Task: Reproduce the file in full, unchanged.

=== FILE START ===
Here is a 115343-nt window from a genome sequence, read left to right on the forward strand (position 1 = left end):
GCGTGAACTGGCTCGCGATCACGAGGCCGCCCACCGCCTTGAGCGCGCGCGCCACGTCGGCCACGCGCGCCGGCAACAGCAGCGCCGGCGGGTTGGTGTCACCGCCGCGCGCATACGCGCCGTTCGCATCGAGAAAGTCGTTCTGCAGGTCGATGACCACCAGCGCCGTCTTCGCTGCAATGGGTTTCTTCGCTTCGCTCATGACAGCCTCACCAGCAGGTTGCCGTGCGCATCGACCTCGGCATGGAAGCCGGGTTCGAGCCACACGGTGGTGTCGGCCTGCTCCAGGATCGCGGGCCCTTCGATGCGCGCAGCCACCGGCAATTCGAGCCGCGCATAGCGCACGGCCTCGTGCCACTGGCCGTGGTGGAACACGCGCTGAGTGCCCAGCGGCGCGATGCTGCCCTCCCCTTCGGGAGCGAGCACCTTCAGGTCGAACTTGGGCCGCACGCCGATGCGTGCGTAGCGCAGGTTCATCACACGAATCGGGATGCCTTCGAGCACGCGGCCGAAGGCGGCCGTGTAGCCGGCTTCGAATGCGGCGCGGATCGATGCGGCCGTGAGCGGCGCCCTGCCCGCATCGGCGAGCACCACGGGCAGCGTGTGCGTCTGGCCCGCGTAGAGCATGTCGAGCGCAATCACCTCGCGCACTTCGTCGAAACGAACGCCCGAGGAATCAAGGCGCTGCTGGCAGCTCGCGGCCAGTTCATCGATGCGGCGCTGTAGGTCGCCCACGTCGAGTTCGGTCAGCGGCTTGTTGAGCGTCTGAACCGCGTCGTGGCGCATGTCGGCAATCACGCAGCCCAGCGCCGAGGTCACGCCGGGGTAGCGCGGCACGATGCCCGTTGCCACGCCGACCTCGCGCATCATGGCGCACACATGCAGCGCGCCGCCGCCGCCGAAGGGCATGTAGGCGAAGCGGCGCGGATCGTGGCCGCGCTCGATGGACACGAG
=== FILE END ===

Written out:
Here is a 115343-nt window from a genome sequence, read left to right on the forward strand (position 1 = left end):
GCGTGAACTGGCTCGCGATCACGAGGCCGCCCACCGCCTTGAGCGCGCGCGCCACGTCGGCCACGCGCGCCGGCAACAGCAGCGCCGGCGGGTTGGTGTCACCGCCGCGCGCATACGCGCCGTTCGCATCGAGAAAGTCGTTCTGCAGGTCGATGACCACCAGCGCCGTCTTCGCTGCAATGGGTTTCTTCGCTTCGCTCATGACAGCCTCACCAGCAGGTTGCCGTGCGCATCGACCTCGGCATGGAAGCCGGGTTCGAGCCACACGGTGGTGTCGGCCTGCTCCAGGATCGCGGGCCCTTCGATGCGCGCAGCCACCGGCAATTCGAGCCGCGCATAGCGCACGGCCTCGTGCCACTGGCCGTGGTGGAACACGCGCTGAGTGCCCAGCGGCGCGATGCTGCCCTCCCCTTCGGGAGCGAGCACCTTCAGGTCGAACTTGGGCCGCACGCCGATGCGTGCGTAGCGCAGGTTCATCACACGAATCGGGATGCCTTCGAGCACGCGGCCGAAGGCGGCCGTGTAGCCGGCTTCGAATGCGGCGCGGATCGATGCGGCCGTGAGCGGCGCCCTGCCCGCATCGGCGAGCACCACGGGCAGCGTGTGCGTCTGGCCCGCGTAGAGCATGTCGAGCGCAATCACCTCGCGCACTTCGTCGAAACGAACGCCCGAGGAATCAAGGCGCTGCTGGCAGCTCGCGGCCAGTTCATCGATGCGGCGCTGTAGGTCGCCCACGTCGAGTTCGGTCAGCGGCTTGTTGAGCGTCTGAACCGCGTCGTGGCGCATGTCGGCAATCACGCAGCCCAGCGCCGAGGTCACGCCGGGGTAGCGCGGCACGATGCCCGTTGCCACGCCGACCTCGCGCATCATGGCGCACACATGCAGCGCGCCGCCGCCGCCGAAGGGCATGTAGGCGAAGCGGCGCGGATCGTGGCCGCGCTCGATGGACACGAG